Well, quite. But then Obama makes another lightning-fast pivot; this time to grasp the offer by Vladimir Putin, offering to take Assad's chemical weapons into Russia's own dubious care. “It's too early to tell whether this offer will succeed”, says the President; but then – suddenly – announces that he has postponed the vote in Congress until the veracity of this offer can be established.

Wait, what? Who would have suspected, listening to that hearty call to arms in the first half of the speech, that we would end up with an equivocation, a wait-and-see, a hold on even the delaying tactic that was already in process?

All told, this bewildering speech was an attempt for Obama to please everyone, and it will end up pleasing no-one. To those implacably opposed to action, he still looks like a warmonger. To those who feel action is needed, it was nothing less than a further shirking of his Presidential duty. What was most odd was that, for parts of the speech at least, Obama sounded like he counted himself firmly among the latter. But his lack of action is more telling than any number of fine words.

This speech was a contradiction: an appeal to conscience without any appeal to action, a study in vacillation. Another aspect is perhaps at play: if recent Congressional polling models are anything to go by, the President was on track for a humiliating defeat in any case. Does he now regret last week's surprising democratic gesture?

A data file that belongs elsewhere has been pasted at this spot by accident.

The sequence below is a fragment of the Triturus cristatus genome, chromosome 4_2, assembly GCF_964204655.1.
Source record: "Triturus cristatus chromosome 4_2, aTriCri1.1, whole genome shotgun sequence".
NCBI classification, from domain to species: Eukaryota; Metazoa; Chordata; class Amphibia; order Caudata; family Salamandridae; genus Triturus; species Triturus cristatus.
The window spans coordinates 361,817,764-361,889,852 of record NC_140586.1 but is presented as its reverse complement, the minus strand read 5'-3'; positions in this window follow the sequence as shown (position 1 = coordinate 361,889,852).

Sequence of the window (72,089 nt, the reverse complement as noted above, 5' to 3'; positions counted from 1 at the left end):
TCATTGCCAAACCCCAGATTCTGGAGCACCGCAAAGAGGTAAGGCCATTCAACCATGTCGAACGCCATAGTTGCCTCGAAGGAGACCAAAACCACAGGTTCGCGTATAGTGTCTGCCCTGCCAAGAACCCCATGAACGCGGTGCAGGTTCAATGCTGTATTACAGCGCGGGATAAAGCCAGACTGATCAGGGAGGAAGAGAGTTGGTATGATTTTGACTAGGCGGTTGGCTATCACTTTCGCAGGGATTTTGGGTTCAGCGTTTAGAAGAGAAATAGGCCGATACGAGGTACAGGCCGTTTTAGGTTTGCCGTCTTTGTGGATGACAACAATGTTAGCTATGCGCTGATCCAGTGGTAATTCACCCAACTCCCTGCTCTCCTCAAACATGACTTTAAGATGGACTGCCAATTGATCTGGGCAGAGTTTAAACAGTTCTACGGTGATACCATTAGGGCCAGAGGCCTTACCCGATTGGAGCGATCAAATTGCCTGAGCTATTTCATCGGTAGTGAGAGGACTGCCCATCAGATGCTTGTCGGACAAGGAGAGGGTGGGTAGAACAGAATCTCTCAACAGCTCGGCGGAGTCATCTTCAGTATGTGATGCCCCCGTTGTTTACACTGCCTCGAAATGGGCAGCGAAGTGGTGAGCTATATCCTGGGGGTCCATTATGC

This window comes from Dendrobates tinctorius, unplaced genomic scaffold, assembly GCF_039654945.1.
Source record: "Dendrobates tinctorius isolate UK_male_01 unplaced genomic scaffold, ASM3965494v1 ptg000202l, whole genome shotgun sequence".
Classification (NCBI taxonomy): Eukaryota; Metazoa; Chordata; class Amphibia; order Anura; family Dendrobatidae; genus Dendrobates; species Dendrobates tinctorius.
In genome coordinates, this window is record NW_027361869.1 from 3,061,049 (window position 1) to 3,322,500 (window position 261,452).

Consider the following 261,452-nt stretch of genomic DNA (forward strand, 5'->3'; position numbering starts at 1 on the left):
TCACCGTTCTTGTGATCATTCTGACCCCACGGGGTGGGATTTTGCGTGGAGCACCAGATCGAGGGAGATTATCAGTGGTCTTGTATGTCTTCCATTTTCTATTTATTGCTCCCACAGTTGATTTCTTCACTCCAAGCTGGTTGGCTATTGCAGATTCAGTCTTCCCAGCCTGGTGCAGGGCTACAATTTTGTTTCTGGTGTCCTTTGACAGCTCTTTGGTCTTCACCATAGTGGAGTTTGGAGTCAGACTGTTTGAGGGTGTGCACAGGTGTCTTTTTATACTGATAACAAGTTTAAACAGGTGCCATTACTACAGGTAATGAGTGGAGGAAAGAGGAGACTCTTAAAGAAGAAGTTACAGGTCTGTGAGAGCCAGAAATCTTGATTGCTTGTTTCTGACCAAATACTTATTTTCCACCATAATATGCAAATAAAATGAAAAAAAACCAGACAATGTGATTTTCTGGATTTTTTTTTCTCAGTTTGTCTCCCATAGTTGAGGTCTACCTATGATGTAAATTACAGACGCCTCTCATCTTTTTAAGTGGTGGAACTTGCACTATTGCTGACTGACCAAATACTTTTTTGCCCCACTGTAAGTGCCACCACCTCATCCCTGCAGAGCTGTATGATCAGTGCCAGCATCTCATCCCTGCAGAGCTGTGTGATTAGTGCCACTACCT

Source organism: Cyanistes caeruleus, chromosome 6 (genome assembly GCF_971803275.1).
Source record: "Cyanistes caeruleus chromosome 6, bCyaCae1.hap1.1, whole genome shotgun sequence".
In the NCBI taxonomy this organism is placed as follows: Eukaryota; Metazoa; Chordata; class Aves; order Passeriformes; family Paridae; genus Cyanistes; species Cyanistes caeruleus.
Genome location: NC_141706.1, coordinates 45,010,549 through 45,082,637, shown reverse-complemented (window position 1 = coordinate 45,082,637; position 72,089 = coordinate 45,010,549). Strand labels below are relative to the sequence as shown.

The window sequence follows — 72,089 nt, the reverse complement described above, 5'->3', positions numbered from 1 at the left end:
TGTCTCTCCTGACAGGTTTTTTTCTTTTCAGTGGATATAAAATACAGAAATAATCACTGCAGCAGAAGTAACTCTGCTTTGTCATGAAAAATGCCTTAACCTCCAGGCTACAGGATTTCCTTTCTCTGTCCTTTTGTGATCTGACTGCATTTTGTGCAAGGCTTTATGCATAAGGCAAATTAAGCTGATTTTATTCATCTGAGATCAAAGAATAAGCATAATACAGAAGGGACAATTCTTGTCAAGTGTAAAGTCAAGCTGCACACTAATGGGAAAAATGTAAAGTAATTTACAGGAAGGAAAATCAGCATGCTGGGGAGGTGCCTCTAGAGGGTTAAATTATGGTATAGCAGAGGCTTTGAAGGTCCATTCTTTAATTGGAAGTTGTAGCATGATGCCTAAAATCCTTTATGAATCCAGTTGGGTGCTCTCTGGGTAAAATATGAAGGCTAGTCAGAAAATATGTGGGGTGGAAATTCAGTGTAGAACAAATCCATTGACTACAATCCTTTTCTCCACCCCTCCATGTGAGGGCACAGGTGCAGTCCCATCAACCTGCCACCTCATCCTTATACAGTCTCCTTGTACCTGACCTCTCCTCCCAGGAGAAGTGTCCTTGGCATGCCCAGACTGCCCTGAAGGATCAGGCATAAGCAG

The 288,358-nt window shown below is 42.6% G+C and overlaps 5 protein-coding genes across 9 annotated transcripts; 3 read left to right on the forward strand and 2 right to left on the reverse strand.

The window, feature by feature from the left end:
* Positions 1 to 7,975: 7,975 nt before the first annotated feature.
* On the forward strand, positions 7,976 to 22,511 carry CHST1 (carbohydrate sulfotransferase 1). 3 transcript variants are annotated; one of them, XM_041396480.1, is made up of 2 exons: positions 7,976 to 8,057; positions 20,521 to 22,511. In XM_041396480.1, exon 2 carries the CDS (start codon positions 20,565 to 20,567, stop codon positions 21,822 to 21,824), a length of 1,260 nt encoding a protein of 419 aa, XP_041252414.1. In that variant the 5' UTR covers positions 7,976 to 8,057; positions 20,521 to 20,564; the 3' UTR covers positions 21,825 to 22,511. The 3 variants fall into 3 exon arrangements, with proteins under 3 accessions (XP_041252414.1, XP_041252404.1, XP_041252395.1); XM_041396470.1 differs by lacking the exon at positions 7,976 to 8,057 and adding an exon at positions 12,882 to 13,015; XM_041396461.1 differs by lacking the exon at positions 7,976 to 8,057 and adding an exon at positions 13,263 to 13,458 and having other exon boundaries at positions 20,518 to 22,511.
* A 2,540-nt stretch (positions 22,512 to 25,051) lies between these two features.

Putin's supervision of the removal of Assad's chemical weapons into protective custody may well be cleverly calculated only to dial up Assad's status as a proxy of Moscow, no matter how it is couched. Russia's core aim is to protect its only ally in the Middle East, and its only Mediterranean naval base. Rebel forces might also see this as an admission of American defeat, and they will turn in ever-greater numbers to Al-Quaeda affiliates. For Putin, this is a move of some political genius; if it succeeds, he has cemented his influence in the Levant, and if it fails he still looks like a peacemaker.

Meanwhile, even if chemical weapons are genuinely out of the the equation, the body count in Syria will continue to pile up, and a political solution will become ever-more difficult to seek. Because, really, what right will Obama have to ask for it?

President Barack Obama walks to the podium before addressing the nation in a live televised speech from the East Room of the White House. Photo: Getty

Nicky Woolf is a writer for the Guardian based in the US. He tweets @NickyWoolf.

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After Article 50 is triggered, what happens next?

The UK must prepare for years, if not decades, of negotiating. 

Back in June, when Europe woke to the news of Brexit, the response was muted. “When I first emerged from my haze to go to the European Parliament there was a big sign saying ‘We will miss you’, which was sweet,” Labour MEP Seb Dance remembered at a European Parliament event in London. “The German car industry said we don’t want any disruption of trade.”

But according to Dance – best known for holding up a “He’s Lying” sign behind Nigel Farage’s head – the mood has hardened with the passing months.

The UK is seen as demanding. The Prime Minister’s repeated refusal to guarantee EU citizens’ rights is viewed as toxic. The German car manufacturers now say the EU is more important than British trade. “I am afraid that bonhomie has evaporated,” Dance said. 

On 31 March the UK will trigger Article 50. Doing so will end our period of national soul-searching and begin the formal process of divorce. So what next?

The European Parliament will have its say